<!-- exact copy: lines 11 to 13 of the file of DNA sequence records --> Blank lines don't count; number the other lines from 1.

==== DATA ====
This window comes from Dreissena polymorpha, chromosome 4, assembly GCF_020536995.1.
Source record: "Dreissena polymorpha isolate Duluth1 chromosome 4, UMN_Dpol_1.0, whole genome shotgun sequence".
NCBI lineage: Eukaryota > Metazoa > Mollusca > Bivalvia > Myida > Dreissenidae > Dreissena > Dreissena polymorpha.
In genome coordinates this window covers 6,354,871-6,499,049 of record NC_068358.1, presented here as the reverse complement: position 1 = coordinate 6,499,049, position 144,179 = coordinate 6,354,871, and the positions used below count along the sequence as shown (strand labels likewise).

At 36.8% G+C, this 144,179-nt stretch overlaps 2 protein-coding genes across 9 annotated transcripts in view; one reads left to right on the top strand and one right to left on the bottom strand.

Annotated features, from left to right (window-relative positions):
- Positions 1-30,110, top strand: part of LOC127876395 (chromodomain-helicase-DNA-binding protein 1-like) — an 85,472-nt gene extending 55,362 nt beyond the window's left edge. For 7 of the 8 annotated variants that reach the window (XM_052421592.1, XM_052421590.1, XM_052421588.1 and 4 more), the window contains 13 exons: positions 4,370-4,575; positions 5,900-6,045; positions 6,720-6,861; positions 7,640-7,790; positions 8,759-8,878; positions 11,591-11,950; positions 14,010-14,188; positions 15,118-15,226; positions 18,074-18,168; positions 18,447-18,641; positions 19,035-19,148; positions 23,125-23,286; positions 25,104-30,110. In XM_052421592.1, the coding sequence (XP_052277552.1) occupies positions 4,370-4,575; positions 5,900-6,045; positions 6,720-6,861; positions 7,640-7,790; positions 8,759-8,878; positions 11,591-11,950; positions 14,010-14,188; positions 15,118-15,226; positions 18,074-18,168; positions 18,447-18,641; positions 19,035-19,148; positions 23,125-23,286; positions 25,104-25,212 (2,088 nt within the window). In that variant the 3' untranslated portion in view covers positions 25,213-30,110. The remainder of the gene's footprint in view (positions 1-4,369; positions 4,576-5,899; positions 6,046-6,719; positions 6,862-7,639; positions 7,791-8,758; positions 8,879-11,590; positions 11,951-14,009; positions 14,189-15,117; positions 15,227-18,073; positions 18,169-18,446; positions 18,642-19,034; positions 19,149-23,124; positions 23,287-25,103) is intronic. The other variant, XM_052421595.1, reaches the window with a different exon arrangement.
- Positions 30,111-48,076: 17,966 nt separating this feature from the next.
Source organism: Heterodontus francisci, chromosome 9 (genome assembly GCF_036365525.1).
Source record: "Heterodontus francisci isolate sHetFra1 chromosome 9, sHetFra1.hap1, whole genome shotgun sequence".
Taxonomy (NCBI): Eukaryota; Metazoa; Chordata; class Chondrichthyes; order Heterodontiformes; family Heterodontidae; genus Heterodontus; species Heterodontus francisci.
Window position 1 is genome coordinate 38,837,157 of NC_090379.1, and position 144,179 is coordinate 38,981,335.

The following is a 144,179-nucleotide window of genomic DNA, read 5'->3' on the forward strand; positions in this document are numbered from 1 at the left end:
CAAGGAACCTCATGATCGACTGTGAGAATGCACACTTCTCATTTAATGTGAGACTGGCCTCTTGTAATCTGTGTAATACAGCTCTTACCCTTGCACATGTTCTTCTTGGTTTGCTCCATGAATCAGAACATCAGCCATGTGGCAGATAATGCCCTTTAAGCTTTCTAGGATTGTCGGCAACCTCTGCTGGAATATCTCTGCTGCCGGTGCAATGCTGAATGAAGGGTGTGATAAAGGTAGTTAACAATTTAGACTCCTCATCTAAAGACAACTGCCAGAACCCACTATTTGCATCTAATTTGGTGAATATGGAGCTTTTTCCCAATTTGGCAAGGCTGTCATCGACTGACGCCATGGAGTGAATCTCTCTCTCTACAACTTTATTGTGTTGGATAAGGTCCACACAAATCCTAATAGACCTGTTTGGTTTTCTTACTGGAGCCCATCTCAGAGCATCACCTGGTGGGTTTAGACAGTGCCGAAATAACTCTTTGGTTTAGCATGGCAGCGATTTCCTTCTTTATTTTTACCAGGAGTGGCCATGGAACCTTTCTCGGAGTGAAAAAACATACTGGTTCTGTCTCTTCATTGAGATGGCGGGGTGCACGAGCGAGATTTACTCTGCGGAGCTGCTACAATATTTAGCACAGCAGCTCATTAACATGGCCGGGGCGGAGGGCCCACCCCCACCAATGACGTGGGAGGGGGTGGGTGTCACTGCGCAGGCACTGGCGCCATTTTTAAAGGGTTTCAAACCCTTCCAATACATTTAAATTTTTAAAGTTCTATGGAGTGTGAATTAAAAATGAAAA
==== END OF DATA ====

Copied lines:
Taxonomy (NCBI): Eukaryota; Metazoa; Chordata; class Chondrichthyes; order Heterodontiformes; family Heterodontidae; genus Heterodontus; species Heterodontus francisci.
Window position 1 is genome coordinate 38,837,157 of NC_090379.1, and position 144,179 is coordinate 38,981,335.

The following is a 144,179-nucleotide window of genomic DNA, read 5'->3' on the forward strand; positions in this document are numbered from 1 at the left end: